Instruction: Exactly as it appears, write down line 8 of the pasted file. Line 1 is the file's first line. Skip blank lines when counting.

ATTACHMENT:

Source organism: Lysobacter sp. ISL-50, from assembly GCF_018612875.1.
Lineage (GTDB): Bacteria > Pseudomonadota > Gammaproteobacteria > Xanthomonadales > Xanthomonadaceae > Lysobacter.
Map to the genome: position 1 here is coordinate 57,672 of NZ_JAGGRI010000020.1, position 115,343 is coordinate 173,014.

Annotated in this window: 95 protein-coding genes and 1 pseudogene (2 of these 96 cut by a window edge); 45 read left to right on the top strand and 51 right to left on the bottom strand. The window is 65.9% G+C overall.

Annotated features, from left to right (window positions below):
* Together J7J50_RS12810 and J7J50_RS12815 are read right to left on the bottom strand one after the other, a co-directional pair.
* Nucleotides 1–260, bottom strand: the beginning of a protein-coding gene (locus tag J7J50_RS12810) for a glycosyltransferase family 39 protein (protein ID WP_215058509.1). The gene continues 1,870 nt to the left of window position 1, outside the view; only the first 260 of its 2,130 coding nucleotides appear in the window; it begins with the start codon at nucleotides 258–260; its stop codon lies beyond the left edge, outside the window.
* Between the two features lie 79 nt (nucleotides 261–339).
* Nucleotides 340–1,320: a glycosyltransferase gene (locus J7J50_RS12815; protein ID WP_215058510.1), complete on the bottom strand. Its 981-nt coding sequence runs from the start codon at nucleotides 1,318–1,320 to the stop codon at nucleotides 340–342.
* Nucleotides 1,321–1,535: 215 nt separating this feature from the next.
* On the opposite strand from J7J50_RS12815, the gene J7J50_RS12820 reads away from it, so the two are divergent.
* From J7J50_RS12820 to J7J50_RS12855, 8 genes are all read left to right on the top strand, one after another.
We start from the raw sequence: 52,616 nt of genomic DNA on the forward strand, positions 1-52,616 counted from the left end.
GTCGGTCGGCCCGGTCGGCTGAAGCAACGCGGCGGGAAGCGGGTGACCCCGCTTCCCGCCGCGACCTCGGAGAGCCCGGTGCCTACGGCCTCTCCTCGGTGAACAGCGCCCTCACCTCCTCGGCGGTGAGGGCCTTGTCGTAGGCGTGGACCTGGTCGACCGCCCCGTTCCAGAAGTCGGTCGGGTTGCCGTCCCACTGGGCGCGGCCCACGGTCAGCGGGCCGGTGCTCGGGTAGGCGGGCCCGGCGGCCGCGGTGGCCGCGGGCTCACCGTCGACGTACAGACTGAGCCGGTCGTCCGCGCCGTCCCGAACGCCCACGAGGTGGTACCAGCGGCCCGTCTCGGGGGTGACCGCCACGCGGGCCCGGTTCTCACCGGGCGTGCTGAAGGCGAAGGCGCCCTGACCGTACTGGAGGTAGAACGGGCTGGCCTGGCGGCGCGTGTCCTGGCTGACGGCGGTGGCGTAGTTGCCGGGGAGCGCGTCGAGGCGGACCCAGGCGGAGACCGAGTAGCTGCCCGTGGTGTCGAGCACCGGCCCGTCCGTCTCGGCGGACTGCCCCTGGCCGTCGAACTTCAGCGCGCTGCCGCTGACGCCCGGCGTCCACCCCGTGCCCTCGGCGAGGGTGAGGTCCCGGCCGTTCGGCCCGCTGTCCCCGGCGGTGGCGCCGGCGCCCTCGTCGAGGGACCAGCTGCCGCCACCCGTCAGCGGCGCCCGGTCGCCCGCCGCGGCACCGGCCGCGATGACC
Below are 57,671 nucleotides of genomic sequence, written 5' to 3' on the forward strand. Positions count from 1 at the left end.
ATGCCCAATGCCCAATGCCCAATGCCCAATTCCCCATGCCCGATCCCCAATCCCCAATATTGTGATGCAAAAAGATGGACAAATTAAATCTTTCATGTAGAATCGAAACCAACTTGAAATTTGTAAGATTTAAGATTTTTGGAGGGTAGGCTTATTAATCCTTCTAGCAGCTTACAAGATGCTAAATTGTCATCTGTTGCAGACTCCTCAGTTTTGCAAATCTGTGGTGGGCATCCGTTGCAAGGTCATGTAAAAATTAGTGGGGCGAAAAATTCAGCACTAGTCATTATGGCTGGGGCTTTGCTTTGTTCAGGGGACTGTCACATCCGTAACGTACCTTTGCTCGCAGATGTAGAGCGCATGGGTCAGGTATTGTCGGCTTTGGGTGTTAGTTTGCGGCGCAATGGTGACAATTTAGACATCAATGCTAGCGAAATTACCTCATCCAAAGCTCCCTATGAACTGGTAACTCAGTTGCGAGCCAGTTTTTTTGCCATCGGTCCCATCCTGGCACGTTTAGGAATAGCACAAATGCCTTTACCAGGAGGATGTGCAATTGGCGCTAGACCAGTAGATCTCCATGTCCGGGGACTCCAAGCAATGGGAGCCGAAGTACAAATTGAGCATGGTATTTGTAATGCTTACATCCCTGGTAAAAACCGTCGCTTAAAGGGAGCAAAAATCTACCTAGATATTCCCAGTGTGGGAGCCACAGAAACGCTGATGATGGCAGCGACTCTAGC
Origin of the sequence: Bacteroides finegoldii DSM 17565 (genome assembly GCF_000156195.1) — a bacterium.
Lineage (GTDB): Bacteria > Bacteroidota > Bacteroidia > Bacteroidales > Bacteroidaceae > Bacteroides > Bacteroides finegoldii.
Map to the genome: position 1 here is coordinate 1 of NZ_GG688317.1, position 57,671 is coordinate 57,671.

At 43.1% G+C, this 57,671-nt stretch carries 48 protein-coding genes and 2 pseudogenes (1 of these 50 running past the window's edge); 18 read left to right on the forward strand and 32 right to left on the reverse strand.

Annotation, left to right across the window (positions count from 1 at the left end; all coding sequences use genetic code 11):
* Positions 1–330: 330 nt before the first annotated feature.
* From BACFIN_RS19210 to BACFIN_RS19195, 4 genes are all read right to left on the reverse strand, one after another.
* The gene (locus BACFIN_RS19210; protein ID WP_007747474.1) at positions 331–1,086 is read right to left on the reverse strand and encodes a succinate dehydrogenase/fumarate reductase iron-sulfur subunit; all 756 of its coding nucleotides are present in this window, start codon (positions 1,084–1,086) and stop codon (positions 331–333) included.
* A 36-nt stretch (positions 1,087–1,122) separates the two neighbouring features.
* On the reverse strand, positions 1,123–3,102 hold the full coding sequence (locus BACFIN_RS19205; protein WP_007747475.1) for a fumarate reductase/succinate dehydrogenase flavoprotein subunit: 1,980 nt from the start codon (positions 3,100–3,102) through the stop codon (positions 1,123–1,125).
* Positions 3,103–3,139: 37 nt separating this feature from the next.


* Between the two features lie 79 nt (nucleotides 261–339).